What You Should Know About Skin Cancer Prevention

What You Should Know About Skin Cancer Prevention

“Skin cancer” is one of the first lectures I received during my studies in medical school. Thinking back, it was probably intentionally scheduled to appear so early on in our medical training because skin cancer is one of the most prevalent and aggressive diseases out there and raising awareness is a crucial first step in reducing its incidence rate. To be exact, one in every three cancers diagnosed world-wide are skin cancers. In the Canadian context, more than 80 000 cases of skin cancers are reported in every year, killing more than 1200 Canadians. In this post, I would like to discuss causes of skin cancer, the risk factors, and what you can do in terms of prevention.

There are two main types of UV rays that reach our skin: UVA and UVB. Compared with UVA, UVB is higher in energy, does not penetrate as deep into our skin, and is roughly 10 times less abundant in our environment. These two types of UV rays damage your DNA through different mechanisms, but both ultimately compromise your cell’s genetic stability leading to cancer.

The three types of skin cancers are BCC (Basal Cell Carcinoma), SCC (Squamous Cell Carcinoma), and melanoma. Although BCC and SCC are not lethal and often do not metastasize (i.e. spread to other organs), they can cause many symptoms ranging from cosmetic inconveniences to painful sores on your skin. However, what is most concerning is that once you develop your first skin cancer, you’re are substantially more likely to develop subsequent internal cancers such as lung cancer, breast cancer, oral cancer. These types of cancer are very serious and can be fatal. The third type of skin cancer is melanoma, which is malignant and spreads to other parts of the body. Depending on the stage and when it is diagnosed, the survival rate of melanoma can be as low as 23%.

Who is at risk?

  • Individuals with history of sunburn- shockingly, getting sunburn just once every two years can triple ones’ risk of melanoma. Think twice before you go to the beach to tan without proper protection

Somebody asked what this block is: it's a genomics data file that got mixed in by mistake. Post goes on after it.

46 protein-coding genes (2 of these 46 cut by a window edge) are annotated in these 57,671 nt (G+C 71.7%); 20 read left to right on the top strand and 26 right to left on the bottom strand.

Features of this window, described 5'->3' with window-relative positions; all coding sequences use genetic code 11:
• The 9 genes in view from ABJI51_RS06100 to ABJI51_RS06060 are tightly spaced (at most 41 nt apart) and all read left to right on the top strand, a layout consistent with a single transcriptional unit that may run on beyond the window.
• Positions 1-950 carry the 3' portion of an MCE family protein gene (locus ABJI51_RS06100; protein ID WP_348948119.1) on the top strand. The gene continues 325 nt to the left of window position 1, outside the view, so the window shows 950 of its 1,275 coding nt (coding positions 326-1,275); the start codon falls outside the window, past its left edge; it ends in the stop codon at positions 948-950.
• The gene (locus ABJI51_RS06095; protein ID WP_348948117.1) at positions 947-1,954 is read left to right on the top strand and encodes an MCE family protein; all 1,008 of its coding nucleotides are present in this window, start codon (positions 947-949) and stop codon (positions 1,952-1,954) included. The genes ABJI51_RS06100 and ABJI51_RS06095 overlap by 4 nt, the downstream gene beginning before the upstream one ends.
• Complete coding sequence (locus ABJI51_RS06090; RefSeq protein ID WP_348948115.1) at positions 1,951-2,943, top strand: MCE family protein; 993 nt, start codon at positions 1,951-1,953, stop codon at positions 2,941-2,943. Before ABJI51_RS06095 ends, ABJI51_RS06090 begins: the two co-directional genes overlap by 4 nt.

• People with fair skin- Individuals with pale skin have lower melanin in their skin, the pigment which slightly blocks out UV rays.Consequently, they are at higher risk for skin cancer. That being said, without proper protection and with excessive sun exposure, all ethnicities can vulnerable to skin cancer.
  • Men- testosterone suppresses the immune system making men more susceptible than women to developing skin cancers.
  • Outdoor workers: outdoor workers who receive sunlight occupationally increases the risk by up to 10 times when compared with their indoor counterparts
  • Elderlies- as we age our cells become progressively worse at repairing its genetic machinery. This means that when the UV rays damage our skin, the destructions are more likely to be irreversible.

Prevention for Skin Cancer

Skip the tanning bed and start putting on sunscreen. Specifically, look sunscreen that are labelled “SPF 50+ broad spectrum” to protect against both UVA and UVB. Apply sunscreen on all parts of your skin exposed to the sun, 30 minutes before heading outdoors. This includes all the way from your face to your feet!Make sure to reapply them every 2 hours and potentially even more frequently if you sweat a lot. Alternatively, wearing long sleeves and long pants to cover up your skin will do the job, too. Sunglasses should also be worn for protection of your eyes and eyelids. It does not matter what age, sex, or race you are- it’s never too late to start taking precautionary measures!

I have also included a link from WebMD about the signs and symptoms of skin cancer. It’d be a good idea to familiarize yourself with the them and consult your GP if necessary!

Stay Healthy and Protect Your Skin,


I would like to acknowledge Ms. Angela Peng, a current Doctor of Pharmacy candidate, for contributing her insights to this topic and helping me complete the article.

Kevin Cheng is a rehabilitation specialist, personal fitness trainer, biomechanics researcher, and physician-in-training. He specializes in sports and car accident injury rehabilitation, physique and figure training, and powerlifting. He is currently running a volunteer service, “Access Fitness”, to provide by-donation fitness consultation services and program design for the general public in the hopes of gathering funds for fitness equipment for children in rural areas. For more information, please visit accessfitness.org or contact him at info.accessfitness@gmail.com.